By now, everyone knows that the cop Darren Wilson that fatally shot teenager Mike Brown over the summer will not be indicted for his crime. Like everyone predicted, Ferguson is ablaze literally and figuratively. While looting, stealing, and raging is never the answer for change, I get it. I get the frustration, I get the feeling of isolation, I get the “DO YOU HEAR ME NOW?”. I get why that is coming out in such a violent way. But, as a black community, there are things we can do and things we should avoid doing to show solidarity and see long term change.
Do support black businesses. By supporting our merchants, we keep the flow of prosperity within our own communities to help them thrive and grow. Download the Around the Way app to help find local black owned businesses in your area.
Do vote. It is cruicially important to vote for more than just the president. Vote for city council, the board of ed, all of the elections that there are, vote. Why? Because we vote the people in office that get stuff done.
Do put more black people in the position of power. Aside from politicians, cops have power. Business owners have power. High level professionals have power. Journalists and political correspondents have power. Encourage more black people to get in there and project the black voice.
Do take a lesson or two from the Civil Rights movement. While it seems like so long ago, the Civil Rights movement is not so far behind us and is quite parellel in many ways to what the black community is dealing with today. When they said we couldn’t sit on their buses, we either did it anyway (thanks Rosa), or we just decided to walk. We had less power then but took it all back.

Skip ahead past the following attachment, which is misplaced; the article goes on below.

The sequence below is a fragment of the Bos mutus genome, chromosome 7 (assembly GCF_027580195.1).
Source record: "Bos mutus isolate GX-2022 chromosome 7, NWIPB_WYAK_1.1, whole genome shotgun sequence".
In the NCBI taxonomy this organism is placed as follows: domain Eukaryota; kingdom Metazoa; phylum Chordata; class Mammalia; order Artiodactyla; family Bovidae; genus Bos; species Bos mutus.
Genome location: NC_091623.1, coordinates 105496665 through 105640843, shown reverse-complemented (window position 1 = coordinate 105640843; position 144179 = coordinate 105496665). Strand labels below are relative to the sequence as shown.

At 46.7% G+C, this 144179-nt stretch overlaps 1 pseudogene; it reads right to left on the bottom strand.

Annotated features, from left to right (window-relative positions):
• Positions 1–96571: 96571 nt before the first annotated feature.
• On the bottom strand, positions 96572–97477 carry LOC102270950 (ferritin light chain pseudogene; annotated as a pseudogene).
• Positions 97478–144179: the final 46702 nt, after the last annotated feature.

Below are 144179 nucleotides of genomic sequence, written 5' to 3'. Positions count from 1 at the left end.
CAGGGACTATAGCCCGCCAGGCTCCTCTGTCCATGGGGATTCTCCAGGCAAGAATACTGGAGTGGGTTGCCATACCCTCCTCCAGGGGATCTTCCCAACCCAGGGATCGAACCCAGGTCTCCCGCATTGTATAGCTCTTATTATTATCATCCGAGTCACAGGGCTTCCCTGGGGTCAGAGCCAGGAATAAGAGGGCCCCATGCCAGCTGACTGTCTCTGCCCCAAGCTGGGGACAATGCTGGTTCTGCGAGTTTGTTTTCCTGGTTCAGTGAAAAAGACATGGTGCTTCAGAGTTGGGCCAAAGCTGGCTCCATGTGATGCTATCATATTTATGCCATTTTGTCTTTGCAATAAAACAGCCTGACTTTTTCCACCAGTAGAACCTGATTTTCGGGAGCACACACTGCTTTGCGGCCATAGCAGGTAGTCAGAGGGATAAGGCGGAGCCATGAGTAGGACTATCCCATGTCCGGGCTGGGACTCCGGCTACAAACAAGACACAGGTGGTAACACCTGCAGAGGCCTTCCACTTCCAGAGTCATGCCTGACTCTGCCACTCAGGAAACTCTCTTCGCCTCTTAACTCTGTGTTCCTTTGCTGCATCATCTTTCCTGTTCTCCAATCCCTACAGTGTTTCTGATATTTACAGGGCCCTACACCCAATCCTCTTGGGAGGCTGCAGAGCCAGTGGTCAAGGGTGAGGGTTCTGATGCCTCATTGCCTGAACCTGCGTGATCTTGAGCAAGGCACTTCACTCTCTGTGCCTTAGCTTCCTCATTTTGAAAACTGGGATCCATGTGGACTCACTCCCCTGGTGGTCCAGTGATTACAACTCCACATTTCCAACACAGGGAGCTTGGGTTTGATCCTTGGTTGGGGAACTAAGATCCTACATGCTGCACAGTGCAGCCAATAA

Don’t white wash yourself. A lot, lot of blacks think that if you have a masters degree in Rocket Science, you are somehow immune from racial profiling, stop and frisk, and being shot in cold blood. It won’t. Deciding to not listen to rap music, not wear basketball shorts on the weekend, not speak in the latest slang, and not hang out with other black people, men especially, will not protect you. Embrace being black and demand respect. Being black should not be a threat. See this article.
Don’t kick those below you. I notice that when some black people start to feel removed from black stereotypes (i.e. they are college educated, come from a two parent married household, homeowners, married, white picket fence, dog & 2.5 kids), instead of reaching a hand out and encouraging others and lifting them up, they feel so superior that they want the gap between themselves and the stereotypical black to be large and evident. That is not a path for success or progress.
What do you think we need to do after Ferguson and what should we be avoiding?